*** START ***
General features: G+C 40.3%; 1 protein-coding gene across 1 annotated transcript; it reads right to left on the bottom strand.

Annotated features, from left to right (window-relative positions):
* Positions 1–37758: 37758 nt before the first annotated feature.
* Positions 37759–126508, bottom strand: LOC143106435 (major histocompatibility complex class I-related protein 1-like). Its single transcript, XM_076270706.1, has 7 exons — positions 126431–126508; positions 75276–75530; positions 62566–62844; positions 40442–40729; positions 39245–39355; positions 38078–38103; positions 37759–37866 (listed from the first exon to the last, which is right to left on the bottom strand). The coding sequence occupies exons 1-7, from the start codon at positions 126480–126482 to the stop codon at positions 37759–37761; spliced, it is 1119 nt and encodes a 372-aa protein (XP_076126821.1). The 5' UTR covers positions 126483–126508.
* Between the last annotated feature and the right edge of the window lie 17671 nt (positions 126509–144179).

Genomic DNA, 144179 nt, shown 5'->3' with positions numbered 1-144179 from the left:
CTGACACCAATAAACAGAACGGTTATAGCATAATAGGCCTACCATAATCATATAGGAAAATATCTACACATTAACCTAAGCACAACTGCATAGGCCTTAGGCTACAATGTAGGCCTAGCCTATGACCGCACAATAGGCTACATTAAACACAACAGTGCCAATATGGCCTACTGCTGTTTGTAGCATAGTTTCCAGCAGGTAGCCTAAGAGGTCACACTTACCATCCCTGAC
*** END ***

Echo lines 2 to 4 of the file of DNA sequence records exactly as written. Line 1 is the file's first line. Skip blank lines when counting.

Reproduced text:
Annotated features, from left to right (window-relative positions):
* Positions 1–37758: 37758 nt before the first annotated feature.
* Positions 37759–126508, bottom strand: LOC143106435 (major histocompatibility complex class I-related protein 1-like). Its single transcript, XM_076270706.1, has 7 exons — positions 126431–126508; positions 75276–75530; positions 62566–62844; positions 40442–40729; positions 39245–39355; positions 38078–38103; positions 37759–37866 (listed from the first exon to the last, which is right to left on the bottom strand). The coding sequence occupies exons 1-7, from the start codon at positions 126480–126482 to the stop codon at positions 37759–37761; spliced, it is 1119 nt and encodes a 372-aa protein (XP_076126821.1). The 5' UTR covers positions 126483–126508.